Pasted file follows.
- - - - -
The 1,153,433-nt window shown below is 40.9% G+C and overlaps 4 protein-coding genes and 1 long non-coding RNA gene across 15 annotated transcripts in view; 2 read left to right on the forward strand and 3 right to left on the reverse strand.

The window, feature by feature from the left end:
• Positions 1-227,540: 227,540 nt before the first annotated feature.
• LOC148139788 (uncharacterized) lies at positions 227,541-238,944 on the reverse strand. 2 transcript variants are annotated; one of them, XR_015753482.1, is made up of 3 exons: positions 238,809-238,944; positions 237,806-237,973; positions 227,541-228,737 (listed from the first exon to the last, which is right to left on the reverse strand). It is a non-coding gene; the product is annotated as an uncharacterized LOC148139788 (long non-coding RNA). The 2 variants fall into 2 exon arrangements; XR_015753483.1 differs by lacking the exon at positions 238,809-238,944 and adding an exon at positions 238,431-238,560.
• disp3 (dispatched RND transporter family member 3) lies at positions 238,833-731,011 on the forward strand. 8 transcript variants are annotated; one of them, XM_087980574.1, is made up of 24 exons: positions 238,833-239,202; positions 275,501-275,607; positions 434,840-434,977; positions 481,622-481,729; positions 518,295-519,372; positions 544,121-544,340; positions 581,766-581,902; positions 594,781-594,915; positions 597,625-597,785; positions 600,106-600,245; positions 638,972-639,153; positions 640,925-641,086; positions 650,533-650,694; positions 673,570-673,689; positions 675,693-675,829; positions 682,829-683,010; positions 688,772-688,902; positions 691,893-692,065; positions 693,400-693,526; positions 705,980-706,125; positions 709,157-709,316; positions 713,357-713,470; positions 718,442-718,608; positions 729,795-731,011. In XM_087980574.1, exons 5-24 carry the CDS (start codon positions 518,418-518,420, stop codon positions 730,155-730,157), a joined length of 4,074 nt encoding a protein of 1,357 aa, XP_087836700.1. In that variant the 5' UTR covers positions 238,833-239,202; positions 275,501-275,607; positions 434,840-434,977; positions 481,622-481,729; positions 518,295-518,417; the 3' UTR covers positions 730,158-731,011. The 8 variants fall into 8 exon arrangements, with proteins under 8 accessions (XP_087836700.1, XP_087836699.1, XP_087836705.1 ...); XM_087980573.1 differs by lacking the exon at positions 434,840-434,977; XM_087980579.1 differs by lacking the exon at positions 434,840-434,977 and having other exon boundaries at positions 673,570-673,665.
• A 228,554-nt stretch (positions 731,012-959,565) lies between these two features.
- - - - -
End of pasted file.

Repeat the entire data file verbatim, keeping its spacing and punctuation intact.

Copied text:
The 1,153,433-nt window shown below is 40.9% G+C and overlaps 4 protein-coding genes and 1 long non-coding RNA gene across 15 annotated transcripts in view; 2 read left to right on the forward strand and 3 right to left on the reverse strand.

The window, feature by feature from the left end:
• Positions 1-227,540: 227,540 nt before the first annotated feature.
• LOC148139788 (uncharacterized) lies at positions 227,541-238,944 on the reverse strand. 2 transcript variants are annotated; one of them, XR_015753482.1, is made up of 3 exons: positions 238,809-238,944; positions 237,806-237,973; positions 227,541-228,737 (listed from the first exon to the last, which is right to left on the reverse strand). It is a non-coding gene; the product is annotated as an uncharacterized LOC148139788 (long non-coding RNA). The 2 variants fall into 2 exon arrangements; XR_015753483.1 differs by lacking the exon at positions 238,809-238,944 and adding an exon at positions 238,431-238,560.
• disp3 (dispatched RND transporter family member 3) lies at positions 238,833-731,011 on the forward strand. 8 transcript variants are annotated; one of them, XM_087980574.1, is made up of 24 exons: positions 238,833-239,202; positions 275,501-275,607; positions 434,840-434,977; positions 481,622-481,729; positions 518,295-519,372; positions 544,121-544,340; positions 581,766-581,902; positions 594,781-594,915; positions 597,625-597,785; positions 600,106-600,245; positions 638,972-639,153; positions 640,925-641,086; positions 650,533-650,694; positions 673,570-673,689; positions 675,693-675,829; positions 682,829-683,010; positions 688,772-688,902; positions 691,893-692,065; positions 693,400-693,526; positions 705,980-706,125; positions 709,157-709,316; positions 713,357-713,470; positions 718,442-718,608; positions 729,795-731,011. In XM_087980574.1, exons 5-24 carry the CDS (start codon positions 518,418-518,420, stop codon positions 730,155-730,157), a joined length of 4,074 nt encoding a protein of 1,357 aa, XP_087836700.1. In that variant the 5' UTR covers positions 238,833-239,202; positions 275,501-275,607; positions 434,840-434,977; positions 481,622-481,729; positions 518,295-518,417; the 3' UTR covers positions 730,158-731,011. The 8 variants fall into 8 exon arrangements, with proteins under 8 accessions (XP_087836700.1, XP_087836699.1, XP_087836705.1 ...); XM_087980573.1 differs by lacking the exon at positions 434,840-434,977; XM_087980579.1 differs by lacking the exon at positions 434,840-434,977 and having other exon boundaries at positions 673,570-673,665.
• A 228,554-nt stretch (positions 731,012-959,565) lies between these two features.